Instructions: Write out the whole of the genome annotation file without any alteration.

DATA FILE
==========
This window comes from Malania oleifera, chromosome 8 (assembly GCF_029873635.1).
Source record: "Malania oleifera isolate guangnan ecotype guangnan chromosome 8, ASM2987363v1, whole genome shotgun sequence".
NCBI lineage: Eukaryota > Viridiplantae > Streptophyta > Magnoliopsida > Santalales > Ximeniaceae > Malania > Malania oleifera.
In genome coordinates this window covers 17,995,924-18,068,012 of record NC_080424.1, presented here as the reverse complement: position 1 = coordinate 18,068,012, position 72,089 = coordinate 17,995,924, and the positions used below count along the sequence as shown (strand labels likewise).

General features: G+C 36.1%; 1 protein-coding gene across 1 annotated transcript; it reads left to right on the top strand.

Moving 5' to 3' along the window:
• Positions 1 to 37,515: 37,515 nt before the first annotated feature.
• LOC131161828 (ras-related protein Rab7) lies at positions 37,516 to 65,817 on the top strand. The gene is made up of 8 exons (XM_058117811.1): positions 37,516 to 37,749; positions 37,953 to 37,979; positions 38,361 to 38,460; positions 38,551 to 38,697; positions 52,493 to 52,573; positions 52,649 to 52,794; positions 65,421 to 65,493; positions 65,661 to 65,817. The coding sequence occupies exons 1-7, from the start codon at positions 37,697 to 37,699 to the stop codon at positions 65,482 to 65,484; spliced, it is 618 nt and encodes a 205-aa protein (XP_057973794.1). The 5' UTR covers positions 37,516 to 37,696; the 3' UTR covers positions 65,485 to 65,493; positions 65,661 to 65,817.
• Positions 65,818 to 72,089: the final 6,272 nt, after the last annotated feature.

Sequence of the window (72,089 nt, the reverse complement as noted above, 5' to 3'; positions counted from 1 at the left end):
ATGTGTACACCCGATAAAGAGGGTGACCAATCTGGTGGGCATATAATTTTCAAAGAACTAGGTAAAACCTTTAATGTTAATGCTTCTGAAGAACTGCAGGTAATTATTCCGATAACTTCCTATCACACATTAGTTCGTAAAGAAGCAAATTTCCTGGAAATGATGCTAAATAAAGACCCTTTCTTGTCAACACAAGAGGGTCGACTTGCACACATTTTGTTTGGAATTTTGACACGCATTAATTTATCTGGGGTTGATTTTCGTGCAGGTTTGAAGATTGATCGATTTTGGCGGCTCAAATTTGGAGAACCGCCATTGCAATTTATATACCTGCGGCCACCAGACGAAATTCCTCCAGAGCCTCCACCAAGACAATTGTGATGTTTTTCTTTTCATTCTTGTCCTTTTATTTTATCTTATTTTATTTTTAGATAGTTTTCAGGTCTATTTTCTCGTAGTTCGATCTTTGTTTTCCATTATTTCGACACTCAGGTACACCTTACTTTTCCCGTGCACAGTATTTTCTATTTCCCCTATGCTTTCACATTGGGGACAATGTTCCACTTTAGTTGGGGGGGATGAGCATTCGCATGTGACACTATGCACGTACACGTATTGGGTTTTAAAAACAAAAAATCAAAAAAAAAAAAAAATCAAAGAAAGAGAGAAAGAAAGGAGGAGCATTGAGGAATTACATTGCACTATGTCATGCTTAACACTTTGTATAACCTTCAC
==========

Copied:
This window comes from Malania oleifera, chromosome 8 (assembly GCF_029873635.1).
Source record: "Malania oleifera isolate guangnan ecotype guangnan chromosome 8, ASM2987363v1, whole genome shotgun sequence".
NCBI lineage: Eukaryota > Viridiplantae > Streptophyta > Magnoliopsida > Santalales > Ximeniaceae > Malania > Malania oleifera.
In genome coordinates this window covers 17,995,924-18,068,012 of record NC_080424.1, presented here as the reverse complement: position 1 = coordinate 18,068,012, position 72,089 = coordinate 17,995,924, and the positions used below count along the sequence as shown (strand labels likewise).

General features: G+C 36.1%; 1 protein-coding gene across 1 annotated transcript; it reads left to right on the top strand.

Moving 5' to 3' along the window:
• Positions 1 to 37,515: 37,515 nt before the first annotated feature.
• LOC131161828 (ras-related protein Rab7) lies at positions 37,516 to 65,817 on the top strand. The gene is made up of 8 exons (XM_058117811.1): positions 37,516 to 37,749; positions 37,953 to 37,979; positions 38,361 to 38,460; positions 38,551 to 38,697; positions 52,493 to 52,573; positions 52,649 to 52,794; positions 65,421 to 65,493; positions 65,661 to 65,817. The coding sequence occupies exons 1-7, from the start codon at positions 37,697 to 37,699 to the stop codon at positions 65,482 to 65,484; spliced, it is 618 nt and encodes a 205-aa protein (XP_057973794.1). The 5' UTR covers positions 37,516 to 37,696; the 3' UTR covers positions 65,485 to 65,493; positions 65,661 to 65,817.
• Positions 65,818 to 72,089: the final 6,272 nt, after the last annotated feature.

Sequence of the window (72,089 nt, the reverse complement as noted above, 5' to 3'; positions counted from 1 at the left end):
ATGTGTACACCCGATAAAGAGGGTGACCAATCTGGTGGGCATATAATTTTCAAAGAACTAGGTAAAACCTTTAATGTTAATGCTTCTGAAGAACTGCAGGTAATTATTCCGATAACTTCCTATCACACATTAGTTCGTAAAGAAGCAAATTTCCTGGAAATGATGCTAAATAAAGACCCTTTCTTGTCAACACAAGAGGGTCGACTTGCACACATTTTGTTTGGAATTTTGACACGCATTAATTTATCTGGGGTTGATTTTCGTGCAGGTTTGAAGATTGATCGATTTTGGCGGCTCAAATTTGGAGAACCGCCATTGCAATTTATATACCTGCGGCCACCAGACGAAATTCCTCCAGAGCCTCCACCAAGACAATTGTGATGTTTTTCTTTTCATTCTTGTCCTTTTATTTTATCTTATTTTATTTTTAGATAGTTTTCAGGTCTATTTTCTCGTAGTTCGATCTTTGTTTTCCATTATTTCGACACTCAGGTACACCTTACTTTTCCCGTGCACAGTATTTTCTATTTCCCCTATGCTTTCACATTGGGGACAATGTTCCACTTTAGTTGGGGGGGATGAGCATTCGCATGTGACACTATGCACGTACACGTATTGGGTTTTAAAAACAAAAAATCAAAAAAAAAAAAAAATCAAAGAAAGAGAGAAAGAAAGGAGGAGCATTGAGGAATTACATTGCACTATGTCATGCTTAACACTTTGTATAACCTTCAC